Peace, love and understanding. This phrase defined a generation of artists, activists, and, as we like to call them, “hippies.” Nowadays, when most people think of the hippies of the 1960s and 70s, they think of hallucinogenic drugs, sexual liberty and Woodstock. While these were all indisputably popular at the time, the hippies caused an uproar and rallied against societal norms and conformism. They promoted popular social and political values that are ever-present today.
Long before its popularity, the hippies embraced environmentalism. They started Earth day, promoted recycling, organic foods, vegetarianism and preservation. They understood the importance of conserving natural resources, promoting renewable energy and limiting chemical intake. They exuded a contagious aura of optimism and hope, embraced and rallied for ethnic and cultural diversity, and spoke out against the evils of capitalism, racism and government imperialism. They were anti-war, recognized the divisiveness of hate and the power of love and togetherness. Above all, they embodied a sense of community and love for all – even our enemies.
Sixty years later, the impact of the generation remains resolute in our own. Our generation is more environmentally aware than any that has come before us. We publicly question our system of government and hold our leaders accountable. We try to eat clean and use clean products, like sulfate-free shampoo and aluminum-free deodorant. We turn to and try to promote renewable energy. We care about conservation and recycling. We try to support small businesses and keep an eye on the ethics of big corporations.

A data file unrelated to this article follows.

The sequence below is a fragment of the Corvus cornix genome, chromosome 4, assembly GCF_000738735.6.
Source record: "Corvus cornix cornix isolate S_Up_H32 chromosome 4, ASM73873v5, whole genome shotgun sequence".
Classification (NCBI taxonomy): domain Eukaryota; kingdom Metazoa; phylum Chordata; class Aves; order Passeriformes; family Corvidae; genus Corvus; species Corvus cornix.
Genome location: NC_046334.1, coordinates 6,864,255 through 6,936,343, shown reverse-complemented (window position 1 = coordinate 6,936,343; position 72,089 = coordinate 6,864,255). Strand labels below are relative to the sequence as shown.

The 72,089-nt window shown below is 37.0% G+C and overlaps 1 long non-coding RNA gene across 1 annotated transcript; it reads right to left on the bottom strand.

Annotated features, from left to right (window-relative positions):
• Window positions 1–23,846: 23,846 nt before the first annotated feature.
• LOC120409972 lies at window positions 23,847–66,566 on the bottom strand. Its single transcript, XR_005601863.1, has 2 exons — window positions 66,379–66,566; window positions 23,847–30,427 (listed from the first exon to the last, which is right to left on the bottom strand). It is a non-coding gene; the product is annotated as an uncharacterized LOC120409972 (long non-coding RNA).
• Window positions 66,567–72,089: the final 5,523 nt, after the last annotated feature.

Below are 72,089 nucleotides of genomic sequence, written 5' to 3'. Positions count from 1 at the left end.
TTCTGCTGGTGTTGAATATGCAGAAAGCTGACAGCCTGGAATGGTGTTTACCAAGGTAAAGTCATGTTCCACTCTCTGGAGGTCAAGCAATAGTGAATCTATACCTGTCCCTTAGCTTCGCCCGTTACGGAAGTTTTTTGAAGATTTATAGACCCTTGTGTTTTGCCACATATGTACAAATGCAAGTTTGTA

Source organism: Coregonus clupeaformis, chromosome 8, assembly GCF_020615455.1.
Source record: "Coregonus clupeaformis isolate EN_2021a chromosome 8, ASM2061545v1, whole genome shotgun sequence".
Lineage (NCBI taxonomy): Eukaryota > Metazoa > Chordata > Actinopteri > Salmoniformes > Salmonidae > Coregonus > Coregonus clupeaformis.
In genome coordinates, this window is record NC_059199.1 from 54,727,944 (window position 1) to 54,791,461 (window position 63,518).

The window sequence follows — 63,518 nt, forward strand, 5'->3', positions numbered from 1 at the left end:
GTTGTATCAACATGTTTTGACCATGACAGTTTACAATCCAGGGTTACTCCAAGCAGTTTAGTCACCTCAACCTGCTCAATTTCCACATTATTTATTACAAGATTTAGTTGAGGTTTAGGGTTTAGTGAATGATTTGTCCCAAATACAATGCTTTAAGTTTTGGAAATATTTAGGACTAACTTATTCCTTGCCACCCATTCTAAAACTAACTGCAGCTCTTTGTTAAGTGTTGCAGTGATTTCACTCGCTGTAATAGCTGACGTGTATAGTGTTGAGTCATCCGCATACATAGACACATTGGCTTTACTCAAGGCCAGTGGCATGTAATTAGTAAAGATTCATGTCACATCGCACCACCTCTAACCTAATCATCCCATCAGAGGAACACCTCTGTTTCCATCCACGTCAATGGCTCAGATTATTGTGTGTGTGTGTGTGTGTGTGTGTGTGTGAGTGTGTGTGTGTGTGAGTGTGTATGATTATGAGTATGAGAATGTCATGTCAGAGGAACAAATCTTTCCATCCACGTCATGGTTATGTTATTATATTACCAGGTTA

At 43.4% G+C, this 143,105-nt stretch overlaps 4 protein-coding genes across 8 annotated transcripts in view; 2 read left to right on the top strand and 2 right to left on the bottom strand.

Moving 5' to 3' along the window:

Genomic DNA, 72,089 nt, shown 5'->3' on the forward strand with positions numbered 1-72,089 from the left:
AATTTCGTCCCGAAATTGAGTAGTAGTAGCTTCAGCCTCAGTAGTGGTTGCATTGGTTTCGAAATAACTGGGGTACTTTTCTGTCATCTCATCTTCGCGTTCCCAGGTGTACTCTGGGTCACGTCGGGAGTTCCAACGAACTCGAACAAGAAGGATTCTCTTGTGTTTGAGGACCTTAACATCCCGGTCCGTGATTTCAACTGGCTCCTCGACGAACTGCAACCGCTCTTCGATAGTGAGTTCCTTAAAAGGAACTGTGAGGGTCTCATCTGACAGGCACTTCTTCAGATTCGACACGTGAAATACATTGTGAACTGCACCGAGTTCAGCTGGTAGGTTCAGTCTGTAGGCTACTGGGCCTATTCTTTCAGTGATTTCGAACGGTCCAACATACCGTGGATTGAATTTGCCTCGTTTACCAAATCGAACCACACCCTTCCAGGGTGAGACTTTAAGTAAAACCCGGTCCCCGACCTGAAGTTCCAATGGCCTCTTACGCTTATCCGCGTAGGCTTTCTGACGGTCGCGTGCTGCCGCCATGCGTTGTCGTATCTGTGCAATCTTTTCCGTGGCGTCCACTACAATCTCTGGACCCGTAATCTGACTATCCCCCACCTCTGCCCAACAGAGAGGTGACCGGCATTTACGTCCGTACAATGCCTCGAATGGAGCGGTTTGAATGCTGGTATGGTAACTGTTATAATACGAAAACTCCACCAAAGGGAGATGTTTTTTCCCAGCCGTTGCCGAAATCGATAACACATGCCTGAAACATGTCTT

Though the messages remain the same, our forms of activism and awareness have changed drastically. For example, I learned about the murder of George Floyd not through a news outlet or even word of mouth but via an Instagram infographic. While social media is a quick and efficient platform to spread information, does it mean that our generation is less mobilized than those that came before us?
Yes and no. Social media awareness, especially when spread by “influencers,” can reach the screens of millions in a matter of seconds. Often in the form of infographics, these messages are then shared and re-shared instantaneously, as we saw this past summer. This eliminates the pre-digital age need to start a movement, gain momentum and spread the word - a frequent problem of our predecessors.
This kickstart is great unless it only goes that far. As informative as these graphics can be, a hashtag, retweet or share is not nearly as impactful as marching through the streets, petitioning lawmakers and registering voters for future change. When shared purely for performance, this social media activism often adds unnecessary noise, obscuring the efforts of others. A black square on Instagram is no match for the power of community action.